Oregon parents know they’ll have to, at some point, explain to their children how things work in other places. Sales tax. Self-serve gas. Beaches that aren’t technically public highways open to all.
Usually, we try to save these hard truths about Not Oregon for when we think our children are ready for them. But every now and then a story takes over the national news and screws up parents’ best-laid plans. That’s what happened recently when, some 3,000 miles to east, Andrew Cuomo announced his resignation as governor of New York, and we were introduced to his soon-to-be successor, Kathy Hochul, the state’s lieutenant governor.
“M-m-mommy,” thousands of confused Oregon children stumbled over their words as they tried to repeat the strange phrase they’d just heard, “what’s a lootennit governor?”
With Hochul taking office today, it seemed like a time to explain all.
Most states have a lieutenant governor. But in Oregon, along with Wyoming and Arizona, there is no lieutenant governor and the secretary of state is tapped as successor should the governor die, become incapacitated, or resign—as happened in 2015 when John Kitzhaber resigned and Kate Brown assumed office.
This was the order of succession in Oregon’s original constitution, but after a governor died in 1919 the secretary of state not only assumed that new office but kept his old job, drawing two paychecks and setting off lawsuits over how long he would serve (to the end of the governor’s term or the earlier end of the secretary of state’s term). That's why voters in 1920 switched the successor to the president of the state senate. In 1972, voters passed a ballot measure that switched it back to the secretary of state and removed the annoying rule that the successor assume temporary office every time the governor leaves the state. To succeed the governor, though, the secretary of state must have been elected. An appointed secretary of state, such as Bev Clarno, named to the post after Dennis Richardson died while in office in 2019, would be skipped over in favor of the next in line, the state treasurer, preventing a Gerald Ford–type succession. (Oregon’s senate president and speaker of the house are next, after the treasurer.)
West Virginia and Tennessee don’t elect a lieutenant governor but give the title (and the front spot in the line of succession) to the state senate’s president or speaker. Maine and New Hampshire don’t have an LG, either, and it’s a senate leader who becomes governor if anything happens.
New Jersey, our partner in weirdness when it comes to full-serve gas, used to be an oddball on the LG front, too, but the state passed a constitutional amendment in 2005 to create the office and avoid the flurry of acting governors that followed Christine Todd Whitman’s departure to become EPA secretary.
While that may happen someday in Oregon—every now and then someone in the legislature tries to advance the idea, most recently then-state rep Richardson in 2011—we are most definitely not New Jersey, which had only one statewide executive elected office (governor) and now has two. In Oregon, gubernatorial hopefuls have plenty of other offices to use as a stepping-stone: we elect a secretary of state, attorney general, state treasurer, and labor commissioner. We used to elect a state schools superintendent, too, but that post is now an appointed one.
A 1949 Oregonian editorial argued against the establishment of a “fifth-wheel position … which inevitably would be filled by a professional campaigner not of gubernatorial timber and not necessarily sharing the political views of the governor.” When Brown assumed office in 2015, a Boston Globe editorial suggested it could be a sign for the beginning of the end for what it called “the appendix” of many a state capitol: “lieutenant governors in other states must be hoping Brown turns out to be a disaster, so that nobody gets any ideas about eliminating their paycheck … if Oregon manages to survive its transition without sliding into the Pacific, it would provide a standing rebuke to the idea that states need to keep a spare politician on ice in case of emergency.”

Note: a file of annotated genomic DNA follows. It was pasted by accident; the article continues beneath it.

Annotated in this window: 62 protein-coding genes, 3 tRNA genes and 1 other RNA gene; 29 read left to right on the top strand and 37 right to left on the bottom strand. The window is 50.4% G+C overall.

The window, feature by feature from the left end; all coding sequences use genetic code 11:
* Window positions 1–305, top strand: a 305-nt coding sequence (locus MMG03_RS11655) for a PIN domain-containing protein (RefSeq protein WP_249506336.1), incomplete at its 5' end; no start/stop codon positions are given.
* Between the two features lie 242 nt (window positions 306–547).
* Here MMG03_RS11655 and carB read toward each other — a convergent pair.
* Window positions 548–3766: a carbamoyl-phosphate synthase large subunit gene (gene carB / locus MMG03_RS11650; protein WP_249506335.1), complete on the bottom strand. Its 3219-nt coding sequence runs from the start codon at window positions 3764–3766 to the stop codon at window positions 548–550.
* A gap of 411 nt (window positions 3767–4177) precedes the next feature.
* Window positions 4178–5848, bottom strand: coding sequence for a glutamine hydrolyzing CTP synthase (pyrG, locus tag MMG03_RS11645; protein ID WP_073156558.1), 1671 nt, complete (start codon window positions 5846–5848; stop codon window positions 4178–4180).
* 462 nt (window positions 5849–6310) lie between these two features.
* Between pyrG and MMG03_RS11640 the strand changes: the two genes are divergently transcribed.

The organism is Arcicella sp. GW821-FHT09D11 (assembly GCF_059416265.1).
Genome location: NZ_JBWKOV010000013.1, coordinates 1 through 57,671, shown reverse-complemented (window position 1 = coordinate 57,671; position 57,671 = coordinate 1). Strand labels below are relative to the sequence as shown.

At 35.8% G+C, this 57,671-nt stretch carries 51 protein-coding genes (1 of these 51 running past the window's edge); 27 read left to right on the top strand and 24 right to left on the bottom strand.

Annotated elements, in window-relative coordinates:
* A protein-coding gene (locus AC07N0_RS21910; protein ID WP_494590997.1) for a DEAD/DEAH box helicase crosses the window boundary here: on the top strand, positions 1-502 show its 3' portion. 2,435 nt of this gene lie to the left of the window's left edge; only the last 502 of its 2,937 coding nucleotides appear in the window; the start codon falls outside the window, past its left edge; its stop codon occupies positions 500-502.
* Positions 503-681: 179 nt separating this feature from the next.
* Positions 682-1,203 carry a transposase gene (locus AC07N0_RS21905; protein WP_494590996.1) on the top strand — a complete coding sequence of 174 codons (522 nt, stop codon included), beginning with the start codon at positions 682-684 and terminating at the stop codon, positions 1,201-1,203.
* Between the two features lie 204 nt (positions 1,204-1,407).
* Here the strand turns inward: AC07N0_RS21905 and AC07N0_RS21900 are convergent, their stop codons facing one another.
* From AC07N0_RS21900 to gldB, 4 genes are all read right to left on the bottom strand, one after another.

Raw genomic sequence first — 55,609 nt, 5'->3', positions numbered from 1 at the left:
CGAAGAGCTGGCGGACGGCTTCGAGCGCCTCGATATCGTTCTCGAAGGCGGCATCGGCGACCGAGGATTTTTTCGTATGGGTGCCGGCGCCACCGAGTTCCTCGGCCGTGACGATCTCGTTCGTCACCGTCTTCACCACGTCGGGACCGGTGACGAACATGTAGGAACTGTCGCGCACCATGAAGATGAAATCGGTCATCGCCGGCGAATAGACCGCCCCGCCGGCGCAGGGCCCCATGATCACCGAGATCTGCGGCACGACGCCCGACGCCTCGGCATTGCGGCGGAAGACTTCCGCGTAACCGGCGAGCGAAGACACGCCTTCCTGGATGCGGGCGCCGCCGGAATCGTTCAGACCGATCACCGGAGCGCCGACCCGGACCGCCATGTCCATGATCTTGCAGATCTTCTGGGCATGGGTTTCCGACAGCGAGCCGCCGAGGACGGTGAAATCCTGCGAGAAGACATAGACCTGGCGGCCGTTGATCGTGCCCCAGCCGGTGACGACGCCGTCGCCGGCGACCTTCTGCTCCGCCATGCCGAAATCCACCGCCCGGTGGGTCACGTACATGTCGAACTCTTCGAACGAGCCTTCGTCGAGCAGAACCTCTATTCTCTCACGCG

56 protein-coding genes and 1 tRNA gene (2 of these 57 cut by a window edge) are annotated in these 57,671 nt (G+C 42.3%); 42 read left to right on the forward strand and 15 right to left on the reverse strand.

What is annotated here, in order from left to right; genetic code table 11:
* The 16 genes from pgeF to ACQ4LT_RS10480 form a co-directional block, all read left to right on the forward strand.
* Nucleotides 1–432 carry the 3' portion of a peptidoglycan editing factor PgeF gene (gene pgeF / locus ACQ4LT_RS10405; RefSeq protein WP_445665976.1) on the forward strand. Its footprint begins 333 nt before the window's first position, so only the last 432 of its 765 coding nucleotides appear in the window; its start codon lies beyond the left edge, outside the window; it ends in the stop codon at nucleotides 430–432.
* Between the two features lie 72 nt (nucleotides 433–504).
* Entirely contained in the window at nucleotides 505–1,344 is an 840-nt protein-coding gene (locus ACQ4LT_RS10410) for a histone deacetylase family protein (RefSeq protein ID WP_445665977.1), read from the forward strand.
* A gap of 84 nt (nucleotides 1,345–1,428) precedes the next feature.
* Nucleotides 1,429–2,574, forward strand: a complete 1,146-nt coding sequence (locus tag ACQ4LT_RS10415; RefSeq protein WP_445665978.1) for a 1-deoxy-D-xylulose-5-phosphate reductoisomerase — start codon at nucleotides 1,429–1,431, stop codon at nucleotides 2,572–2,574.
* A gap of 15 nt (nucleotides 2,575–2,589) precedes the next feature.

In 26 states, the governor and lieutenant governor are elected on the same ticket and are thus of the same party and (supposedly) ready to work together. In some states, a gubernatorial candidate simply names the running mate, while other states have a separate primary or have the political party nominate the running mate. Where the governor and lieutenant governor are elected separately (as is the case in a swath of the South from Texas to Georgia, but also for all of Oregon’s neighbors: Washington, Idaho, Nevada, and California), they might be from different parties, which can make it hard to form a joint to-do list. It can also stop a governor from jumping ship to run for national office: North Carolina Democrats, for example, don’t want their governor to run for Senate next year and leave the office to the lieutenant governor, a Republican climate change denier who has written that homosexuality will bring about the end of “civilization as we know it.”
Just over half of US states had a lieutenant governor as part of their workings upon statehood. Several states in the old Confederacy added the position as part of a post-Civil War constitutional rewrite—many of the new state constitutions were based on those of other states that had the office. Some of those Southern states dropped the position after Reconstruction, only to add it again later.
As Kochul takes office and we watch New York's system at work, Oregon still seems likely to stay on its own track. Kate Brown took over from Kitzhaber and we did not slide into the Pacific. That slide may still take place for other reasons, but it remains extremely unlikely that our current political transition system will be the cause.